Here is what you can do to create your own placebo effect:

* Don’t censor your erotic imagination- give your mind permission to travel. Fuel it by reading a juicy novel, watching a romantic, sensual movie or talking to your girlfriends to stimulate your sensuality.

* Clothes make the woman – wear something which makes you feel sexy.

* Create a new energy in the bedroom with fresh flowers, a fragrance or a light bulb of a different color.

* Don’t make lovemaking goal oriented – another accomplishment on the to-do list.

* Try belly dancing to shake down your inhibitions and liberate your inner girl. It has worked for women for over 5,000 years. Get a video, tie a sash around your waist and follow along.

* Put some dark chocolate on the bed, the way hotel housekeeping does for nightly turn down service. Dark chocolate improves mood. Eat it slowly to savor the sensory pleasure and give your body a sensual cue.

* Have a romance with life to activate your 5 senses.

 

How to be your own placebo (part 2)

In an earlier post I raised the question of the mind healing the body. We know that this is possible because of the placebo effect, in which patients obtain relief even though the doctor has given them only a sugar pill, an injection of saline solution, or some other innocuous substance. The placebo effect, contrary to widespread suspicion, is a “real” cure. Pain is diminished; symptoms are alleviated. But it depends upon deception. The doctor knows that he is giving a harmless substance; the patient doesn’t.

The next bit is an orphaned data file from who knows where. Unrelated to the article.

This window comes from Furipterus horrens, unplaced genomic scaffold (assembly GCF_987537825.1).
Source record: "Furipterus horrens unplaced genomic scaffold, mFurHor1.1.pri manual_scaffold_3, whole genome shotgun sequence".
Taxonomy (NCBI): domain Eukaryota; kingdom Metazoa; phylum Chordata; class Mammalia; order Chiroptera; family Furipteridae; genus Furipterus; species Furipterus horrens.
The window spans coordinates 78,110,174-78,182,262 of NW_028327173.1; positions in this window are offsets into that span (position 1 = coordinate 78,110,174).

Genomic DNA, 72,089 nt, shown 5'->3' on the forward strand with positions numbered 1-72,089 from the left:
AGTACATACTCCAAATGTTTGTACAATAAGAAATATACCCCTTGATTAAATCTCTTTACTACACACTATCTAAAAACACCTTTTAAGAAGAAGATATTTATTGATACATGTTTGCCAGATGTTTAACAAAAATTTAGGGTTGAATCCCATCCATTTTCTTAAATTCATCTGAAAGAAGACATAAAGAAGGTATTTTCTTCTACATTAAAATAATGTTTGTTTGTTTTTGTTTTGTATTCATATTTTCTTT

So the issue comes down to triggering the mind-body connection without being deceived. Is there a way for each person to influence his body consciously? We do this all the time, of course. You can’t lift a finger, throw a baseball, or drive a car without translating a mental intention into a physical response. But when it comes to disease symptoms, the mind-body connection feels weak or non-existent. Every sick person wants to get well. How can the mind help?

There are four conditions that would insure a stronger mind-body connection during illness, and all are inter-connected:
— The mind contributes to getting well.
— The mind doesn’t contribute to getting sick.
— The body is in constant communication with the mind.
— This communication benefits both the physical and mental aspects of being well.

When the placebo effect works, it’s clear that all four aspects are involved. The patient’s mind cooperates with the treatment and trusts it. The body is aware of this trust. There is open communication, and as a result, cells throughout the body participate in a healing response. The healing system as a whole is incredibly complex and all but impossible to explain as a whole. We only know parts of how it operates, such as our knowledge of antibodies and the immune response to infection.

Yet somehow, for all its complexity, the healing system can be triggered by a simple intention of the mind. To be your own placebo, then, requires the same conditions that apply in a classic placebo response:

1. You trust what is happening.
2. You deal with doubt and fear.
3. You don’t send conflicting messages that get tangled with each other.
4. You have opened the channels of mind-body communication.
5. You let go of your intention and let the healing system do its work.

Clearly, everyone finds it easy to let go when a problem is small, such as a cut finger or a bruise. The mind isn’t interfering with doubts and fears. But both play a major role in serious illness, which is why a practice like meditation or going to group counseling can be a great help. Sharing your anxiety with others in the same position is one way to begin to clear them.